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Microsoft Access Genealogy Database Template

Charting Your Family History in a Database

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Microsoft Access Genealogy Database Template
Are you interested in tracing your family roots but don’t have a good place to store all of your genealogical information? While there are several full-featured family tree software packages on the market, you can also use a free Microsoft Access template to create your own genealogy database on your computer. Microsoft’s already done most of the work for you, so there is no programming knowledge needed to get started.

Step 1: Microsoft Access

If you don’t already have Microsoft Access installed on your computer, you’ll need to get a copy. Access is part of the Microsoft Office suite, so you may already have it installed on your computer and not know it. If you don’t have Access, you can purchase it online or from any computer store. The Microsoft Genealogy template will run on any version of Microsoft Access from Access 2003 onward.

Using the genealogy database template doesn’t require any special knowledge of Access or databases. However, you might find it helpful to take our Access 2010 Tour to learn your way around the program before getting started.

Step 2: Download and Install the Template

Your first task is to visit the Microsoft Office community site and download the free genealogy database template. Save it to any location on your computer where you’ll remember it.

Once you have the file on your computer, double-click on it. The software will then walk you through extracting the files needed to run the database to a folder of your choice. I recommend creating a Genealogy folder in the My Documents section of your computer to make it easy to find these files again.

After extracting the files, you’ll be left with a database file with a funny name, something like 01076524.mdb. Feel free to rename it if you wish to something more friendly. Go ahead and double-click on this file and it should open in the version of Microsoft Access running on your computer.

When you first open the file, you may see a warning message. This will depend upon the version of Access you’re using and your security settings, but it will read something like “Security Warning: Some active content has been disabled. Click for more details.” Don’t worry about this. The message is just telling you that the template you’ve downloaded contains custom programming. You know this file came directly from Microsoft, so it’s safe to click the “Enable Content” button to get started.

Step 3: Explore the Database

You’ll now have the Microsoft Genealogy database ready to use. The database will open with the menu shown in the photo above. It has seven options:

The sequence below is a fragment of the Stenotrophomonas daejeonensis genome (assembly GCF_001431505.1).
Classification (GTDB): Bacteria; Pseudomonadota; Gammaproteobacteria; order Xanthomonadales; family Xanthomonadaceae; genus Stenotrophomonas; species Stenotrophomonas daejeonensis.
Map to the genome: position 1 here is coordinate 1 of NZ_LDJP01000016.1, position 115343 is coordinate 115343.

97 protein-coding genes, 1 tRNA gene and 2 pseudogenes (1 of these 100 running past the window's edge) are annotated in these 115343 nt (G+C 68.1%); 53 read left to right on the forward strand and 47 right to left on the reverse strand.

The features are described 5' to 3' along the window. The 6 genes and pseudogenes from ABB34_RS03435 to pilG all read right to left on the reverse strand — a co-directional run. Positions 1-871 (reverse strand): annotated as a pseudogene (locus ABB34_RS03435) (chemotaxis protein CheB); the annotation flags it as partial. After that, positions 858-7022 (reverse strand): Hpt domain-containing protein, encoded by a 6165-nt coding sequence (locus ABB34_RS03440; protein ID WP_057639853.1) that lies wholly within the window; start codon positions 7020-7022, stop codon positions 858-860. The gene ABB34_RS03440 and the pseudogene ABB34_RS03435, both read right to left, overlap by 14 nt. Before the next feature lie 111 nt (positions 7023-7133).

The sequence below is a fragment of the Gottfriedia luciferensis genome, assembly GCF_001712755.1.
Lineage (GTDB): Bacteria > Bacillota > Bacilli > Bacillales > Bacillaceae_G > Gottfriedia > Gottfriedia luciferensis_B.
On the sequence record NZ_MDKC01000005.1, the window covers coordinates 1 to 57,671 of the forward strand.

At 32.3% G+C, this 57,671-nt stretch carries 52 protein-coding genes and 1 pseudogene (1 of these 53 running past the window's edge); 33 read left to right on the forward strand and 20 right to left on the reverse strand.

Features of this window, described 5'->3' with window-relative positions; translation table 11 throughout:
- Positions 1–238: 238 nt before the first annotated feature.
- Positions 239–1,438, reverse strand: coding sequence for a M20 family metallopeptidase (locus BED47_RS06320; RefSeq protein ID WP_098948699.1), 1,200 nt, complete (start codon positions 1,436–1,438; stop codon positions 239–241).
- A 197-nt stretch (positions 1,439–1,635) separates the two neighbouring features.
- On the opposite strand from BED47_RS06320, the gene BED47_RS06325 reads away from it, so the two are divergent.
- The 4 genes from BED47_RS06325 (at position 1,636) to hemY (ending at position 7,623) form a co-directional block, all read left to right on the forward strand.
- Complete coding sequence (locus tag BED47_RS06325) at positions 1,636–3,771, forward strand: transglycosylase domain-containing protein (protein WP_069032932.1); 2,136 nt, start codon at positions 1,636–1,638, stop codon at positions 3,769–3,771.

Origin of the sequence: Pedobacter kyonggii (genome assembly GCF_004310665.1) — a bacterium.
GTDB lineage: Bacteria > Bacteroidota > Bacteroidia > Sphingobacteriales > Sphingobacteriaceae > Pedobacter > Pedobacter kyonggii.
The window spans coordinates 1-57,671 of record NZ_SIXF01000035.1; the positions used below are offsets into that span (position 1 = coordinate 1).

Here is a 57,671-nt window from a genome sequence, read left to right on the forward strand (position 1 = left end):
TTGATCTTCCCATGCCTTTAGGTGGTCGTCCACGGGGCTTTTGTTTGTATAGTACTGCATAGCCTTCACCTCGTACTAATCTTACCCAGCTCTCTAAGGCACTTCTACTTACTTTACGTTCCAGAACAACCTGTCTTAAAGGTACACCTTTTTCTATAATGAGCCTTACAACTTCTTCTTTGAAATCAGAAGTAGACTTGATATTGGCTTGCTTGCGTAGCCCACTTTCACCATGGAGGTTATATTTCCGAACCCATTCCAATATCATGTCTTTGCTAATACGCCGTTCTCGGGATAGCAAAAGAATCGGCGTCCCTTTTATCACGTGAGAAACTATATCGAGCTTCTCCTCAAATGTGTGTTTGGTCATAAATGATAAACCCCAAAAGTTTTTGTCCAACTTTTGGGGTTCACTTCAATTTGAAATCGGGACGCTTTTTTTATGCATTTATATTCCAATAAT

• View Database Instructions
  • Add New Individuals
  • View Individual Data
  • Import Genealogy Data (GED file)
  • Add New Families
  • View Families Data
  • View Families Report
I encourage you to spend some time getting familiar with the database structure and exploring each of these menu items.

Step 4: Add Individuals

Once you’ve familiarized yourself with the database, return to the Add New Individuals menu item. Clicking it opens a form that will offer you the opportunity to enter information about one of your ancestors. The database form includes the following characteristics:
  • Full Name
  • Given Name
  • Surname
  • Birth Date and Location
  • Death Date and Location
  • Comments
  • Parents
  • Spouse(s)
  • Children
You can enter as much information as you have and use the comments field to keep track of sources, avenues for future research, or questions about the quality of the data you’re maintaining.

Step 5: View Individuals

Once you’ve added individuals to your database, you may use the View Individuals menu item to browse their records and make updates and corrections to the data you’ve entered.

Step 6: Create Families

Of course, genealogy isn’t just about individuals, it’s about family relationships! The Add New Families menu option allows you to enter information about family relationships that you’d like to track in your genealogy database.

Step 7: Backup Your Database

Genealogical research is a tremendous amount of fun and involves a great deal of research that often yields large quantities of information. It’s important that you take precautions to ensure that the information you gather is protected from loss. There are two things you should do to protect the information stored in your family history database. First, you should regularly back up your Microsoft Access database. This creates an extra copy of your database file and protects you in case you accidentally delete it or make a mistake in your data entry that you would like to undo. Second, you should store a copy of your database somewhere else. You might choose to copy it to a USB drive that you keep at a relative’s house or in a safe deposit box. Alternatively, you can use one of the automated online backup services to protect your information easily.
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